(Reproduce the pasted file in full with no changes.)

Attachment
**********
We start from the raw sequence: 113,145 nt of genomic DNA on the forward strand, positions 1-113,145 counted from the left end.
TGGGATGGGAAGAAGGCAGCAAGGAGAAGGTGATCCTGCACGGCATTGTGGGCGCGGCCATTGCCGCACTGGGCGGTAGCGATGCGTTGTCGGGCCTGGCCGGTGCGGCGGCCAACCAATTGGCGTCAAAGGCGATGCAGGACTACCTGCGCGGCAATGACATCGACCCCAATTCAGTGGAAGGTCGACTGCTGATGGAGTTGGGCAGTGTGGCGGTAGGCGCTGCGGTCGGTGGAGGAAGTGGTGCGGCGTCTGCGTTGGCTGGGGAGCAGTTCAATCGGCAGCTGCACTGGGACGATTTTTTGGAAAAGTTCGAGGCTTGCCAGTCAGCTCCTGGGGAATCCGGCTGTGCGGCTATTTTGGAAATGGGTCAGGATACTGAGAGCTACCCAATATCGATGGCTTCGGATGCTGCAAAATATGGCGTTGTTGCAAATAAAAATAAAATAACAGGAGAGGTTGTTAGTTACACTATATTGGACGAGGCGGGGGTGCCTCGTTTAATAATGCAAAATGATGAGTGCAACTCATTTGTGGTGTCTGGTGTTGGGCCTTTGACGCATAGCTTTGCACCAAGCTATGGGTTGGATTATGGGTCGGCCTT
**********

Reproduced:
We start from the raw sequence: 113,145 nt of genomic DNA on the forward strand, positions 1-113,145 counted from the left end.
TGGGATGGGAAGAAGGCAGCAAGGAGAAGGTGATCCTGCACGGCATTGTGGGCGCGGCCATTGCCGCACTGGGCGGTAGCGATGCGTTGTCGGGCCTGGCCGGTGCGGCGGCCAACCAATTGGCGTCAAAGGCGATGCAGGACTACCTGCGCGGCAATGACATCGACCCCAATTCAGTGGAAGGTCGACTGCTGATGGAGTTGGGCAGTGTGGCGGTAGGCGCTGCGGTCGGTGGAGGAAGTGGTGCGGCGTCTGCGTTGGCTGGGGAGCAGTTCAATCGGCAGCTGCACTGGGACGATTTTTTGGAAAAGTTCGAGGCTTGCCAGTCAGCTCCTGGGGAATCCGGCTGTGCGGCTATTTTGGAAATGGGTCAGGATACTGAGAGCTACCCAATATCGATGGCTTCGGATGCTGCAAAATATGGCGTTGTTGCAAATAAAAATAAAATAACAGGAGAGGTTGTTAGTTACACTATATTGGACGAGGCGGGGGTGCCTCGTTTAATAATGCAAAATGATGAGTGCAACTCATTTGTGGTGTCTGGTGTTGGGCCTTTGACGCATAGCTTTGCACCAAGCTATGGGTTGGATTATGGGTCGGCCTT